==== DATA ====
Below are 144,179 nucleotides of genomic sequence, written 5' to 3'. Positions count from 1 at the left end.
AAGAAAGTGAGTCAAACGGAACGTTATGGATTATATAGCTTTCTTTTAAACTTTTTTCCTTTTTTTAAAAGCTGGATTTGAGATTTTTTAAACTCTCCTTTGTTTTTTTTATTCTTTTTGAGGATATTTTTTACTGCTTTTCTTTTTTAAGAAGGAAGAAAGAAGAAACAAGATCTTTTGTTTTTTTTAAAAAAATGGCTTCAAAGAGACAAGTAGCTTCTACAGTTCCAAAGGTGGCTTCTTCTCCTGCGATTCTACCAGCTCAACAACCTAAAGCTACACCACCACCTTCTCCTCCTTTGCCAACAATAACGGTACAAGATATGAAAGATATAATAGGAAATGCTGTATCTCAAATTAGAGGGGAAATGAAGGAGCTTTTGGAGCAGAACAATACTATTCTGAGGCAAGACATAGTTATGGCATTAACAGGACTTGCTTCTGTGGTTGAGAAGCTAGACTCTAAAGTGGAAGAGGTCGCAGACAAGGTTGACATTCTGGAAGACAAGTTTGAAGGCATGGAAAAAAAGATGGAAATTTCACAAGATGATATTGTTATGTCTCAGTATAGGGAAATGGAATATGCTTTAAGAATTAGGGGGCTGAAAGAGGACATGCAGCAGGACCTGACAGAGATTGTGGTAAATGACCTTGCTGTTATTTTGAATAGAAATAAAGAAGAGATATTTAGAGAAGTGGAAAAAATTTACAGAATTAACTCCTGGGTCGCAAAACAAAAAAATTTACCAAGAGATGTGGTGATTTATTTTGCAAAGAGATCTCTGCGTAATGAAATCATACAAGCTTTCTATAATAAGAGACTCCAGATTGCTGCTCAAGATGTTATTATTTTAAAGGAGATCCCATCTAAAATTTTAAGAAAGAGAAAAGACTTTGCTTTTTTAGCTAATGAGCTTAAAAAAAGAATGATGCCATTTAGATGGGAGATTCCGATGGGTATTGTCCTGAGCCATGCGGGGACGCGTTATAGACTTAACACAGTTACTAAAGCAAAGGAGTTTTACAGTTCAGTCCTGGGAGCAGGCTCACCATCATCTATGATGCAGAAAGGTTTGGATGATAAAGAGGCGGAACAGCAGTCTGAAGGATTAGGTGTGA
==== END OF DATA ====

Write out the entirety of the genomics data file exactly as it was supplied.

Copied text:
Below are 144,179 nucleotides of genomic sequence, written 5' to 3'. Positions count from 1 at the left end.
AAGAAAGTGAGTCAAACGGAACGTTATGGATTATATAGCTTTCTTTTAAACTTTTTTCCTTTTTTTAAAAGCTGGATTTGAGATTTTTTAAACTCTCCTTTGTTTTTTTTATTCTTTTTGAGGATATTTTTTACTGCTTTTCTTTTTTAAGAAGGAAGAAAGAAGAAACAAGATCTTTTGTTTTTTTTAAAAAAATGGCTTCAAAGAGACAAGTAGCTTCTACAGTTCCAAAGGTGGCTTCTTCTCCTGCGATTCTACCAGCTCAACAACCTAAAGCTACACCACCACCTTCTCCTCCTTTGCCAACAATAACGGTACAAGATATGAAAGATATAATAGGAAATGCTGTATCTCAAATTAGAGGGGAAATGAAGGAGCTTTTGGAGCAGAACAATACTATTCTGAGGCAAGACATAGTTATGGCATTAACAGGACTTGCTTCTGTGGTTGAGAAGCTAGACTCTAAAGTGGAAGAGGTCGCAGACAAGGTTGACATTCTGGAAGACAAGTTTGAAGGCATGGAAAAAAAGATGGAAATTTCACAAGATGATATTGTTATGTCTCAGTATAGGGAAATGGAATATGCTTTAAGAATTAGGGGGCTGAAAGAGGACATGCAGCAGGACCTGACAGAGATTGTGGTAAATGACCTTGCTGTTATTTTGAATAGAAATAAAGAAGAGATATTTAGAGAAGTGGAAAAAATTTACAGAATTAACTCCTGGGTCGCAAAACAAAAAAATTTACCAAGAGATGTGGTGATTTATTTTGCAAAGAGATCTCTGCGTAATGAAATCATACAAGCTTTCTATAATAAGAGACTCCAGATTGCTGCTCAAGATGTTATTATTTTAAAGGAGATCCCATCTAAAATTTTAAGAAAGAGAAAAGACTTTGCTTTTTTAGCTAATGAGCTTAAAAAAAGAATGATGCCATTTAGATGGGAGATTCCGATGGGTATTGTCCTGAGCCATGCGGGGACGCGTTATAGACTTAACACAGTTACTAAAGCAAAGGAGTTTTACAGTTCAGTCCTGGGAGCAGGCTCACCATCATCTATGATGCAGAAAGGTTTGGATGATAAAGAGGCGGAACAGCAGTCTGAAGGATTAGGTGTGA